"Dabaja said the goal of the petition is to collect "as many signatures as possible" to convince the regents to take up the matter.

"Dabaja acknowledged that the regents have historically not been receptive to the idea but said the resolution is necessary.

" 'We understand that in the past the regents have not agreed with us, but we will continue to bring this issue to their attention,' he said. 'If we cannot stop the tragedy, it is our duty to speak out against the injustice in our capacity as students.'

"Last March, University Regent Larry Deitch (D-Bingham Farms) told the Daily the regents would not support divestment and that a resolution from student government would not change this.

"In an e-mail yesterday, Deitch reaffirmed his position.

"When asked if there were any circumstances under which the University should divest or if last week's resolution changed his position, Deitch replied only, "NO."

"Josh Berman, chair of the American Movement for Israel, said divestment would be counterproductive.

" 'Divestment is a divisive tactic focused on one-sided finger pointing towards Israel in a way that kills dialogue,' Breman said. 'Those who care about initiating positive change should insist in dialogue as well as a solution that benefits Palestinians, Israelis and Lebanese alike.'

"In 2005, the Michigan Student Assembly, the student government at the Ann Arbor campus, voted down a resolution calling for the creation of a committee to investigate University investments in Israel.

"Although the vote was expected to be close, the measure failed 25-11.

"MSA President Nicole Stallings said she would not rule out the possibility of taking up a vote for divestment if 'there was a huge outcry from students' but said 'there are more effective ways of exploring the issue.'

"Instead, Stallings said the focus should be on 'taking that dialogue and turning it into something positive.'

"MSA on divestment

"The Dearborn campus's student government has passed three resolutions to divest from Israel in the past three years.

"The Michigan Student Assembly has not taken up the issue since the spring of 2005, when a resolution requesting that the University Board of Regents form a committee to examine the University's investments linked to Israel was defeated by a 25-11 vote.

"Hundreds of students crowded the scheduled room, anxious to hear the results. MSA was forced to relocate the meeting to the Michigan Union Ballroom to accommodate the crowd. At times, the tension erupted and crowd members interrupted speakers with passionate outbursts..."


The Wayne State University Student Council voted for total divestment from Israel.

The Wayne State University Student Council voted for total divestment from Israel.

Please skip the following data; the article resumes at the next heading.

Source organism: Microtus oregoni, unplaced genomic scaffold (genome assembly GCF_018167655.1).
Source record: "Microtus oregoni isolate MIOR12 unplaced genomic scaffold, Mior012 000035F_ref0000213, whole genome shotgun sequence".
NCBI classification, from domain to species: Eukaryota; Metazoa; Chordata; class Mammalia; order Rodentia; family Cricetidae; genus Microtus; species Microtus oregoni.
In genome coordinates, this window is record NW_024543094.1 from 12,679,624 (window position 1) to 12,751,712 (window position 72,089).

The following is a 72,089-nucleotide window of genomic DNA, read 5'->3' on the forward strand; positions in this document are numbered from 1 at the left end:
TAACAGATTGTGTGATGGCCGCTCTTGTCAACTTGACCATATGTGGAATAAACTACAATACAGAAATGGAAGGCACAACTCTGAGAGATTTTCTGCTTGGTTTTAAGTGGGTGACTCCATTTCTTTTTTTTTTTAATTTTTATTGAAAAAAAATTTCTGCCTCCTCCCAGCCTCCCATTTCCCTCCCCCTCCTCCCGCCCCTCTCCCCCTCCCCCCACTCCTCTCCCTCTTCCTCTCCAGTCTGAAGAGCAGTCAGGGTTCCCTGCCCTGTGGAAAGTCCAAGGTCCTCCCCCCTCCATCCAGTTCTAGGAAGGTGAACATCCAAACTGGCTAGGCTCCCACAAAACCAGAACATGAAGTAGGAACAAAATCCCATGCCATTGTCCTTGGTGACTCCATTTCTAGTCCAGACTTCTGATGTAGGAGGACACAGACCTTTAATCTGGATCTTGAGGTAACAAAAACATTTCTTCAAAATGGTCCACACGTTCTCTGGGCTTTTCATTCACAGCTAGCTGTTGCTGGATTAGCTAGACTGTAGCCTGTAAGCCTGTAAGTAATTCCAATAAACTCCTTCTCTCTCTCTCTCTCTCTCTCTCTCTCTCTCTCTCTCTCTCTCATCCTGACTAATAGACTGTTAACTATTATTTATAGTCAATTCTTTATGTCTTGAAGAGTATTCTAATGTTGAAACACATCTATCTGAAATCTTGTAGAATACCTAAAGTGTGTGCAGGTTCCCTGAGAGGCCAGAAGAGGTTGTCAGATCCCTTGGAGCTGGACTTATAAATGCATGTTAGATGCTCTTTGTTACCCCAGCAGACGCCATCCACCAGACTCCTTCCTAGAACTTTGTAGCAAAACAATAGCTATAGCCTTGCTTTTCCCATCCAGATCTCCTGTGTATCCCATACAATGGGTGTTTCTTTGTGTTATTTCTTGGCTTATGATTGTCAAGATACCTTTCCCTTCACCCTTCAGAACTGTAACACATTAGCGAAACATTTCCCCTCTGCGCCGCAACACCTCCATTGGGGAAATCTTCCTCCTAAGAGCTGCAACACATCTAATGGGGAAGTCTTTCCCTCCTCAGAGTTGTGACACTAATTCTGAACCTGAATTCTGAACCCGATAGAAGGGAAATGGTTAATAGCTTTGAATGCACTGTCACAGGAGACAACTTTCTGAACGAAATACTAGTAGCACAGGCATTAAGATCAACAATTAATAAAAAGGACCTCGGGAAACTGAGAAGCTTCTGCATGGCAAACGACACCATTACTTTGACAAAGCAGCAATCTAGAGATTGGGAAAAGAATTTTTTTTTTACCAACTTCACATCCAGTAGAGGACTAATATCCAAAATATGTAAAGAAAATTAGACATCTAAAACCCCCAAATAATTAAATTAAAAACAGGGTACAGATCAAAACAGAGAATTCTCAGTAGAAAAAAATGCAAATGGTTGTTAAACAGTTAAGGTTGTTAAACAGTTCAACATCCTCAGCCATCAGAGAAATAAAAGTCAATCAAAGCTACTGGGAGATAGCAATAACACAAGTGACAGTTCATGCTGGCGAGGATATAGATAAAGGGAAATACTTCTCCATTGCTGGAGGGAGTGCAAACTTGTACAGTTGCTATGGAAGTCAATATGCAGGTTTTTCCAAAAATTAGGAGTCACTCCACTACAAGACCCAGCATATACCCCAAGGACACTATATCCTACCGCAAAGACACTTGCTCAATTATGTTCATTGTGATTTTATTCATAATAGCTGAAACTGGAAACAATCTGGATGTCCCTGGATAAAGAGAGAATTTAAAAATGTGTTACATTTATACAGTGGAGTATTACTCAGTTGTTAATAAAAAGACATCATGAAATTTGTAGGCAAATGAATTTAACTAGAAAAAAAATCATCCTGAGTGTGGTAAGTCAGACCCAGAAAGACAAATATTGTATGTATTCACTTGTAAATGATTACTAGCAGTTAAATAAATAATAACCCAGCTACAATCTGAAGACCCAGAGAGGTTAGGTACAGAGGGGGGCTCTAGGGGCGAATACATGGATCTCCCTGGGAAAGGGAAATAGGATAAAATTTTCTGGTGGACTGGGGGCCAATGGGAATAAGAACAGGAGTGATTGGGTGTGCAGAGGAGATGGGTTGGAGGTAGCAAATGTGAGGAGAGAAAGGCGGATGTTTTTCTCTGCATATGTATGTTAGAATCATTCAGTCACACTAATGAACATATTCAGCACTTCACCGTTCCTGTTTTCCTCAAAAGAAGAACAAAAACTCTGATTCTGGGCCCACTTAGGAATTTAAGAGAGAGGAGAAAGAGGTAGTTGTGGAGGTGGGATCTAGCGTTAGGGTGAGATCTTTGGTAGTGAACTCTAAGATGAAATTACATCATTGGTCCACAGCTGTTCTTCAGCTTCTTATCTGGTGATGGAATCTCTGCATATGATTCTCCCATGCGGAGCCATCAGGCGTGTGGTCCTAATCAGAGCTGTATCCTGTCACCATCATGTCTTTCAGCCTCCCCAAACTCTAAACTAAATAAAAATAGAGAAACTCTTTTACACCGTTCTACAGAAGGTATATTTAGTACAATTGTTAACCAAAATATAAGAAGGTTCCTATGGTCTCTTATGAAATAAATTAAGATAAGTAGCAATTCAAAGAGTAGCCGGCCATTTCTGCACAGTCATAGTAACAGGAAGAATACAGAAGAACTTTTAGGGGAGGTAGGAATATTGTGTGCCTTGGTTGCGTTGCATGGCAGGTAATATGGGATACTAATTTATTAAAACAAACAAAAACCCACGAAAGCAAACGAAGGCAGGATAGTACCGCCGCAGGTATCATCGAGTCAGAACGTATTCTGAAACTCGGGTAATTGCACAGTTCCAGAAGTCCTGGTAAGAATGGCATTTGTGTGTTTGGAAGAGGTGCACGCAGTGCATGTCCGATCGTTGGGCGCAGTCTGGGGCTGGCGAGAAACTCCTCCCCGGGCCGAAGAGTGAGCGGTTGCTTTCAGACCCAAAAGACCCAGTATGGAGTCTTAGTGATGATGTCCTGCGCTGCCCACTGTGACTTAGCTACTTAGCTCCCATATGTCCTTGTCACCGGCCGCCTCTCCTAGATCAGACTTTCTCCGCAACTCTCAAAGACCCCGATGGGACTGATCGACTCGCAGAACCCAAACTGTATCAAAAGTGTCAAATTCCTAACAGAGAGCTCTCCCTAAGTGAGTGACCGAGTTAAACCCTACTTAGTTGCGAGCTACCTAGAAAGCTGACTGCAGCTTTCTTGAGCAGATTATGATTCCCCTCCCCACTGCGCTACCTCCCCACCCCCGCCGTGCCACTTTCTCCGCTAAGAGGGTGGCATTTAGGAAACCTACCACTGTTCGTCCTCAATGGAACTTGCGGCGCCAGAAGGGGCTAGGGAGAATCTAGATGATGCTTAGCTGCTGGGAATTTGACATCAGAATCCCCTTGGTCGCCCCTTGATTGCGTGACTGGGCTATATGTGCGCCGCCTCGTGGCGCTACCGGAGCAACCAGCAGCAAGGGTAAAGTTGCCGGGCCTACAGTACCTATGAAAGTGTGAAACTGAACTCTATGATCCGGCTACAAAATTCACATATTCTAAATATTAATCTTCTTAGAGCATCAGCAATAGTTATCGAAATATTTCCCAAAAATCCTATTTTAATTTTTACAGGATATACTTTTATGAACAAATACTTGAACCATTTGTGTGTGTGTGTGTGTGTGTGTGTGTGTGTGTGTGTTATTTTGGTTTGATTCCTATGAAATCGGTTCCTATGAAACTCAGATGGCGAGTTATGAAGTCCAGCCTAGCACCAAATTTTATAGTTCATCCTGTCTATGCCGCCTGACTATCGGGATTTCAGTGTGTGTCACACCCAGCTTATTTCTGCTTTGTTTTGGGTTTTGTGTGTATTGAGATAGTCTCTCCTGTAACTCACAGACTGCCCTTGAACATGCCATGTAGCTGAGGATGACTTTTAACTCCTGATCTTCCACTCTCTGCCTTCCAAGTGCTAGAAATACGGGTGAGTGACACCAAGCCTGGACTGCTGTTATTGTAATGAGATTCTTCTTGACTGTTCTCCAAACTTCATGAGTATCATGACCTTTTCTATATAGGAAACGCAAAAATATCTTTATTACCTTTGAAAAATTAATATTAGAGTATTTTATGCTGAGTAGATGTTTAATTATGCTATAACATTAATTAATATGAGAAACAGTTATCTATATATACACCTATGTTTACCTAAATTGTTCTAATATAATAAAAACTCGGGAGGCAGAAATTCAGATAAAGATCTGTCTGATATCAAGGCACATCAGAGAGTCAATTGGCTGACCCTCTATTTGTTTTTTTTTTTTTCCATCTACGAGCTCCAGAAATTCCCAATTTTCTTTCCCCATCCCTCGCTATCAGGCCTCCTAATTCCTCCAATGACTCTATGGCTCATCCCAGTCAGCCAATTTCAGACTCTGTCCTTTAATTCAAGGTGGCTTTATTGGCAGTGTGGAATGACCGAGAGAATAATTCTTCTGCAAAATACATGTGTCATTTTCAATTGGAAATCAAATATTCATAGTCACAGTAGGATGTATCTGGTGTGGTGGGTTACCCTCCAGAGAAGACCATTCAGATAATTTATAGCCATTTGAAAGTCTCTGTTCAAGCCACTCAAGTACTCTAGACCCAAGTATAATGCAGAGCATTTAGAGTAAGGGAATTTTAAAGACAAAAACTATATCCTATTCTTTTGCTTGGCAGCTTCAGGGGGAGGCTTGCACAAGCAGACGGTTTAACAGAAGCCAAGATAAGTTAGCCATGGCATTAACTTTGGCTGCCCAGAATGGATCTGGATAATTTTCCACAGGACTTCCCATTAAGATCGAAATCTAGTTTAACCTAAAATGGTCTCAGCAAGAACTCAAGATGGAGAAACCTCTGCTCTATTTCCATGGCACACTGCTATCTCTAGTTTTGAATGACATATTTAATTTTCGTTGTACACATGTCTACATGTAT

That means: Invest nothing in the racist state of Israel.

It was front-page news, in the campus and community press:

(Just click and the image gets larger.)


Palestinian Peace Activist Calls for Divestment from Israel

Dr. Mubarak Awad, deported from his home in Palestine, in June 1988.

Israel deported Dr. Awad for organizing nonviolent resistance to the Israeli Occupation.

You can find Dr. Awad's scholarly study, "Non-Violent Resistance: A Strategy for the Occupied Territories", in the Winter 1984 issue of the "Journal of Palestine Studies".

Or you can read the full study, 15 pages, by clicking here:

Dr. Awad's study explains how Palestinains have resisted occupation since the early 1930's, using many peaceful and non-peaceful means of resistance. He cites the 1936 Palestinian Revolt, as an example of both kinds of resistance.

“Touring Awad Calls for Unity On Palestine”

“The Atlanta Journal and The Atlanta Constitution”
October 20, 1988

Page E/1

by Thonnia Lee
Staff Writer

“Since Mubarak Awad returned to the United States after being deported from Israel in June because of his connection to Palestinian uprisings, the Jerusalem-born U.S. citizen hasn't spent more than three days at home.
"Mr. Awad and his wife Nancy have been traveling through the United States trying to encourage American support and understanding in the Palestinian uprisings.

"Last week, the American Friends Service Committee hosted the couple during three days of conferences, workshops and interviews in Atlanta.

“…Almost 300 Palestinians have been killed since the uprising began Dec. 8 against Israeli rule in the West Bank and Gaza Strip….”

“…Mr. Awad, who was born in Jerusalem, became a United States citizen in 1978. He is founder of the Palestinian Center for the Study of Nonviolence in Jerusalem and author of "Nonviolent Resistance: A Strategy for the Occupied Territories."

“Mr. Awad said there will be a self-governing Palestinian nation. What is unknown, he said, is just how soon and how many will have to die.

“ ‘Palestinians are human beings who need justice and peace too,’ Mr. Awad said. ‘Now they are showing it by protesting. A million and a half are protesting in the street that we don't want to stay under occupation and we are willing to die for that.’

"Mr. Awad is trying to encourage citizens of the United States is to contact Congressmen and other political representatives to try to get some action. One suggestion is through financial divestiture.

“ ‘We have to put the responsibility back on the Americans because they are supporting Israel financially. And if they are supporting it financially, they are supporting the oppression of the Palestinians because the gas is coming from the United States. The guns are coming from the United States. The ammunition is coming from the United States. The economy of Israel is coming from the United States,’ said Mr. Awad.

“ ‘The United States has a responsibility to say no to Israel, not only by words, but also by deeds....”